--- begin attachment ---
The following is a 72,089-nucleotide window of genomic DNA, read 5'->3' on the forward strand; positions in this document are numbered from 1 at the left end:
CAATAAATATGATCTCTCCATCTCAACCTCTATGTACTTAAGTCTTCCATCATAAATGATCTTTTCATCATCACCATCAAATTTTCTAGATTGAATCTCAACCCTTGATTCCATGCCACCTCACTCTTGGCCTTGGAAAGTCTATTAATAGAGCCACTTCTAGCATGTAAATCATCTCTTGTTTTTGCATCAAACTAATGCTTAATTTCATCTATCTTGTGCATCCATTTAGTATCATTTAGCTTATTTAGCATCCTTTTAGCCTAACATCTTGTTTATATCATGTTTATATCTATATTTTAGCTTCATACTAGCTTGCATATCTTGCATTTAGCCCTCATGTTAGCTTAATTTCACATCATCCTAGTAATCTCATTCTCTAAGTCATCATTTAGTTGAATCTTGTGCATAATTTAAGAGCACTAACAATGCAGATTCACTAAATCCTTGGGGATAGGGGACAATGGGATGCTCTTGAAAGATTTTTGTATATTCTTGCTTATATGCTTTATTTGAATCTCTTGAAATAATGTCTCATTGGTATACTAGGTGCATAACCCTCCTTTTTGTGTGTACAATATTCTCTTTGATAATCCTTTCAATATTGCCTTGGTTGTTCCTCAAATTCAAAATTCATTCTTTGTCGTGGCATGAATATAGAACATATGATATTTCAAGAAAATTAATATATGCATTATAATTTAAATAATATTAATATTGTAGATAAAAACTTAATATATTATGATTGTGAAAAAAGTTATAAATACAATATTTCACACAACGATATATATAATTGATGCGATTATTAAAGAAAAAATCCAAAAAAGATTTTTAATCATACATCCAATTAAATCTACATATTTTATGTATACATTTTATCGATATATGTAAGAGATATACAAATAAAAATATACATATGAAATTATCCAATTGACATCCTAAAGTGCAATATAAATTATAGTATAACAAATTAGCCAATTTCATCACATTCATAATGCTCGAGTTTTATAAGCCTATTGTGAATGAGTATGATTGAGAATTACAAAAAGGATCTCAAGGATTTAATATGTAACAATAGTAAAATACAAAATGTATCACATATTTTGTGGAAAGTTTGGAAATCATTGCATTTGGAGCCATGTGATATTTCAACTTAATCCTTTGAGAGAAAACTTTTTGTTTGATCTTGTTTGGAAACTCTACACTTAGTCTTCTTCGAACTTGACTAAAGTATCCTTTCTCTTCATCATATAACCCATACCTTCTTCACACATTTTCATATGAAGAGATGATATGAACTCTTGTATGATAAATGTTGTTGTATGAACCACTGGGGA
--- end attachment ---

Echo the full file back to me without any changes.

The following is a 72,089-nucleotide window of genomic DNA, read 5'->3' on the forward strand; positions in this document are numbered from 1 at the left end:
CAATAAATATGATCTCTCCATCTCAACCTCTATGTACTTAAGTCTTCCATCATAAATGATCTTTTCATCATCACCATCAAATTTTCTAGATTGAATCTCAACCCTTGATTCCATGCCACCTCACTCTTGGCCTTGGAAAGTCTATTAATAGAGCCACTTCTAGCATGTAAATCATCTCTTGTTTTTGCATCAAACTAATGCTTAATTTCATCTATCTTGTGCATCCATTTAGTATCATTTAGCTTATTTAGCATCCTTTTAGCCTAACATCTTGTTTATATCATGTTTATATCTATATTTTAGCTTCATACTAGCTTGCATATCTTGCATTTAGCCCTCATGTTAGCTTAATTTCACATCATCCTAGTAATCTCATTCTCTAAGTCATCATTTAGTTGAATCTTGTGCATAATTTAAGAGCACTAACAATGCAGATTCACTAAATCCTTGGGGATAGGGGACAATGGGATGCTCTTGAAAGATTTTTGTATATTCTTGCTTATATGCTTTATTTGAATCTCTTGAAATAATGTCTCATTGGTATACTAGGTGCATAACCCTCCTTTTTGTGTGTACAATATTCTCTTTGATAATCCTTTCAATATTGCCTTGGTTGTTCCTCAAATTCAAAATTCATTCTTTGTCGTGGCATGAATATAGAACATATGATATTTCAAGAAAATTAATATATGCATTATAATTTAAATAATATTAATATTGTAGATAAAAACTTAATATATTATGATTGTGAAAAAAGTTATAAATACAATATTTCACACAACGATATATATAATTGATGCGATTATTAAAGAAAAAATCCAAAAAAGATTTTTAATCATACATCCAATTAAATCTACATATTTTATGTATACATTTTATCGATATATGTAAGAGATATACAAATAAAAATATACATATGAAATTATCCAATTGACATCCTAAAGTGCAATATAAATTATAGTATAACAAATTAGCCAATTTCATCACATTCATAATGCTCGAGTTTTATAAGCCTATTGTGAATGAGTATGATTGAGAATTACAAAAAGGATCTCAAGGATTTAATATGTAACAATAGTAAAATACAAAATGTATCACATATTTTGTGGAAAGTTTGGAAATCATTGCATTTGGAGCCATGTGATATTTCAACTTAATCCTTTGAGAGAAAACTTTTTGTTTGATCTTGTTTGGAAACTCTACACTTAGTCTTCTTCGAACTTGACTAAAGTATCCTTTCTCTTCATCATATAACCCATACCTTCTTCACACATTTTCATATGAAGAGATGATATGAACTCTTGTATGATAAATGTTGTTGTATGAACCACTGGGGA